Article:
Resolutions of the Saint-François-du-Lac Meeting on seigniorial tenure

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Resolutions of the Saint-François-du-Lac Meeting on seigniorial tenure
British Subjects (Patriots)




The following resolutions appeared in Le Canadien on August 18, 1837 and were reproduced in the book Assemblées publiques, résolutions et déclarations de 1837-1838, texts collected and presented by Jean-Paul Bertrand, Montréal, VLB Éditeur et l'Union des écrivains québécois, 1988, 304 p. ISBN 2-89005-313-X.



RESOLVED, 1 : That the avowed intent of kings of France, in establishing the seigniorial tenure in this colony, was not to make it an object of speculation to the profit of the seigniors, but to constitute land agents whom they wanted to see responsible for establishing and distributing lands to the inhabitants by concessions whose rates and conditions would be fixed and moderate.

RESOLVED, 2 : That there exist several arrets and rulings by the intendants who note that the seigniorial land rents ordered by His Very-Christian Majesty, were of one cent of rent per arpent in surface, and one cent of rent and a capon per front-side arpent, and that it was called the ordinary rate.

RESOLVED, 3 : That since the beginning of the establishment of Canada up until 1759, the seigniorial land rents did not exceed the rates and conditions expressed above, and that as soon as the seigniors wanted to deviate from it to increase the charges, they were forced to conform to the ordinary rates by the intendants.

RESOLVED, 4 : That after the conquest no authority of this country believed itself qualified to exert the powers of the intendants without the authorization of a special law; that several seigniors abused the situation, to arbitrarily increase their land rents and other reserves and servitudes, in spite of the just complaints of their censitaires.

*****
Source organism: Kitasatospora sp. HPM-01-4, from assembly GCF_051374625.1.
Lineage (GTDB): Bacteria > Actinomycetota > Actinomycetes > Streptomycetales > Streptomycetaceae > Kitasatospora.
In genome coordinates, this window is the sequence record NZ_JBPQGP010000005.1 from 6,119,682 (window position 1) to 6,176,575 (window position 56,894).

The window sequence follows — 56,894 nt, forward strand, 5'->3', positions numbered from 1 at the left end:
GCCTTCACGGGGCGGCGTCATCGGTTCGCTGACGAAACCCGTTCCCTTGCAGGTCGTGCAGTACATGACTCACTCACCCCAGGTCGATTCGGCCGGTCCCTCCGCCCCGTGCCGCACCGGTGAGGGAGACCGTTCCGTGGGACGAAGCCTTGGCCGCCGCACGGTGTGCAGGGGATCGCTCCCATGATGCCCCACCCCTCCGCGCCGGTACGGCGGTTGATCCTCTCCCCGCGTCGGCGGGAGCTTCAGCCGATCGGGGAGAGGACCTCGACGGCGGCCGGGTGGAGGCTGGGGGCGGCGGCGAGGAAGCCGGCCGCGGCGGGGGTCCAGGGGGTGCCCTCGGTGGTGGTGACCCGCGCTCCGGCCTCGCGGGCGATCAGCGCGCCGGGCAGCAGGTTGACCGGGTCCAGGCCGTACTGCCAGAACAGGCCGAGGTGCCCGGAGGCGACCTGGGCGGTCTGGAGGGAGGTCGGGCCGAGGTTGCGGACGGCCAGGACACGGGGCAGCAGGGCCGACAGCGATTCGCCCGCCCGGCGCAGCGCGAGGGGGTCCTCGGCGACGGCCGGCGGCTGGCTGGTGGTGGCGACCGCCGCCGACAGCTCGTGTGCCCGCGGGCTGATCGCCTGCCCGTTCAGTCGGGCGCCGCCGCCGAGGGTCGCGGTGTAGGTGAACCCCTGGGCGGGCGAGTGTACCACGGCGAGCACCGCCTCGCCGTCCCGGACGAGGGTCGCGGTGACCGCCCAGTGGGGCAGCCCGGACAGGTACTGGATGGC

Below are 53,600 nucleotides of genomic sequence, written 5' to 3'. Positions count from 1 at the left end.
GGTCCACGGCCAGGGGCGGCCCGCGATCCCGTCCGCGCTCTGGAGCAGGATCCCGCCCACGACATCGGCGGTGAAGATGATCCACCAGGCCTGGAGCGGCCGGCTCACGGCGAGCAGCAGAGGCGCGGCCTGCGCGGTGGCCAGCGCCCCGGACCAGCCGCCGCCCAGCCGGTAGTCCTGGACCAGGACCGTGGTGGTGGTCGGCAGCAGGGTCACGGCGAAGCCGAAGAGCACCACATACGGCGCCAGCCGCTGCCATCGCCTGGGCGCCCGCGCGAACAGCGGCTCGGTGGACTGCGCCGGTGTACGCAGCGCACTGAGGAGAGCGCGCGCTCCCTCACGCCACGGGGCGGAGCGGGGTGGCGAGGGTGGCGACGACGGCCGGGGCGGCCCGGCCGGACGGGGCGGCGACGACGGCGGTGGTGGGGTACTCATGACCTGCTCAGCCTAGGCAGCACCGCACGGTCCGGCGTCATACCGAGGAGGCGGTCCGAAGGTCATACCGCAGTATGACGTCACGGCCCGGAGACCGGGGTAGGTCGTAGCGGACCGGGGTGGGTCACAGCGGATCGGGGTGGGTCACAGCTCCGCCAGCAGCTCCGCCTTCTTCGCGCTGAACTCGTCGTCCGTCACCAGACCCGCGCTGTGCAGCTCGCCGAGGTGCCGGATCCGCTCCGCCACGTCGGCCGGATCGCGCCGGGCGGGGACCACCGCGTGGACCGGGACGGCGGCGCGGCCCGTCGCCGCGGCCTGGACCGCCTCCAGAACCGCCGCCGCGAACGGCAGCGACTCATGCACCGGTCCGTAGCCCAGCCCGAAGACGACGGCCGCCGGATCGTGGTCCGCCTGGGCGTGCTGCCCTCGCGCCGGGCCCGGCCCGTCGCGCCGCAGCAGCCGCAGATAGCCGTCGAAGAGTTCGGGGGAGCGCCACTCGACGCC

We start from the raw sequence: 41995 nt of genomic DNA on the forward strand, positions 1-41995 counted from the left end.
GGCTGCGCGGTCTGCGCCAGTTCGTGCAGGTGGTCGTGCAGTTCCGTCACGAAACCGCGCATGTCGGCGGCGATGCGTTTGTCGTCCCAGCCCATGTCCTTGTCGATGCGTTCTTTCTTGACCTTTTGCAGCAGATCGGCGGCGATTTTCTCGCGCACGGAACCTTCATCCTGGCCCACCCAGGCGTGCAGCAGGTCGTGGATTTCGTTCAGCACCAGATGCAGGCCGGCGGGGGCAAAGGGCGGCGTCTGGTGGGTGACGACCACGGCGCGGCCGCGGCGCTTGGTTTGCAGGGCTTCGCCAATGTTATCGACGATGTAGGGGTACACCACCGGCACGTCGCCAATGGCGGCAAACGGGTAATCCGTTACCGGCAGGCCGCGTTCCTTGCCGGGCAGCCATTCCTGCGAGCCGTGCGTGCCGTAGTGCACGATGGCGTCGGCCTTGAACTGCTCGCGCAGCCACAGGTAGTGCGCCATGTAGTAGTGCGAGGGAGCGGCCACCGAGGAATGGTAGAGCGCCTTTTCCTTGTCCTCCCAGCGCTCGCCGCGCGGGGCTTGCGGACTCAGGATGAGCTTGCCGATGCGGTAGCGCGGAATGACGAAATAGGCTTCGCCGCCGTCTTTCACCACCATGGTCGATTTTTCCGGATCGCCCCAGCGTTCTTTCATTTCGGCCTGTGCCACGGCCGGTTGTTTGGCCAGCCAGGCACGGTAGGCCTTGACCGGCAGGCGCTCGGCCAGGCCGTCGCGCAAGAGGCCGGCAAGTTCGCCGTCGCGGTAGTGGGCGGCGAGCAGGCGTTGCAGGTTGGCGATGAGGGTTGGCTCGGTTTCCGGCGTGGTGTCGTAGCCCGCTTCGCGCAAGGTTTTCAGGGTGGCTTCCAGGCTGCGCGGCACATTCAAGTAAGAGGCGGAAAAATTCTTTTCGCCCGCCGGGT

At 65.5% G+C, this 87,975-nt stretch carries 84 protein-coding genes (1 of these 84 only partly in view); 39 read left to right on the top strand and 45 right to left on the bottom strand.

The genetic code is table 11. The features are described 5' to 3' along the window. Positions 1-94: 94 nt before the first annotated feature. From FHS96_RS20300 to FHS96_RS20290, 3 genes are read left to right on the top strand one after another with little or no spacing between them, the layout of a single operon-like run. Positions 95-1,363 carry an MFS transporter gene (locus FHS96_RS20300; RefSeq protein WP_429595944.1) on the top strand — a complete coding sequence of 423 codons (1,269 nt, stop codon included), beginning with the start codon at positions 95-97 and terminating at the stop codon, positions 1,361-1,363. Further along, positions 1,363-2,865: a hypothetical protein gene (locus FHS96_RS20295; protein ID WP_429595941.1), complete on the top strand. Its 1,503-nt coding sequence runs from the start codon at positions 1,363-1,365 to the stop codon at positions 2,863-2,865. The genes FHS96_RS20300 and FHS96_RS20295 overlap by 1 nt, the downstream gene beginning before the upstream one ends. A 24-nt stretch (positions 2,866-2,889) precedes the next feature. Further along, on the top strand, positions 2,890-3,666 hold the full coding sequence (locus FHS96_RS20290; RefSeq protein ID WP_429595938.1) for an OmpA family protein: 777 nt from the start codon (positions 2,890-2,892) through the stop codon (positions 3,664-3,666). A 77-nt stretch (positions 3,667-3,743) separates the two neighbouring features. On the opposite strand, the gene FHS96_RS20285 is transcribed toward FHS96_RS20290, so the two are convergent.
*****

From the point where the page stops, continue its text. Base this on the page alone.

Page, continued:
RESOLVED, 5 : That a great number of seigniors currently ask for up to 10, 15, 20 cents and more for land rent per arpent in surface, and many new servitudes that were not known before 1759. That so many seigniors infringing on the old rates should not be tolerated.

RESOLVED, 6 : That the land commutation tax is an immoral and unjust tax on the industry of the inhabitants of this country; that it prevents the establishment of manufactures and the use of capital, and that it should disappear from our Civil code.

RESOLVED, 7 : That in this province, the majority of the real estates which are or were the property of the family father are mortgaged by the customary dower, for half the value.

RESOLVED, 8 : That the acquisition of such real estate is often uncertain, and all the more dangerous as the douairiers can dispossess the purchaser notwithstanding the decree, which does not even purge the said dower.

RESOLVED, 9 : That the general and tacit mortgages are another source of uncertainty and danger in the acquisition of real estate which like the customary dower, cover its relating transactions of a mysterious veil, depreciate the landed properties in this province, and reroute capital and industry.

RESOLVED, 10 : That a humble petition be presented to the provincial legislature, in its nearest session, to ask for the making of a law which would cure the abuses mentioned above.

RESOLVED, 11 : That the local committees of each parish be responsible to have the said petition signed.

RESOLVED, 12 : That Pierre Blondin, esquire, public notary, be appointed as one of delegates to the Convention, in place of Adolphe Lozeau, esquire, who resigned.

By order of the President.

J. O. Arcand, Secretary

Le Canadien,
August 18

See also

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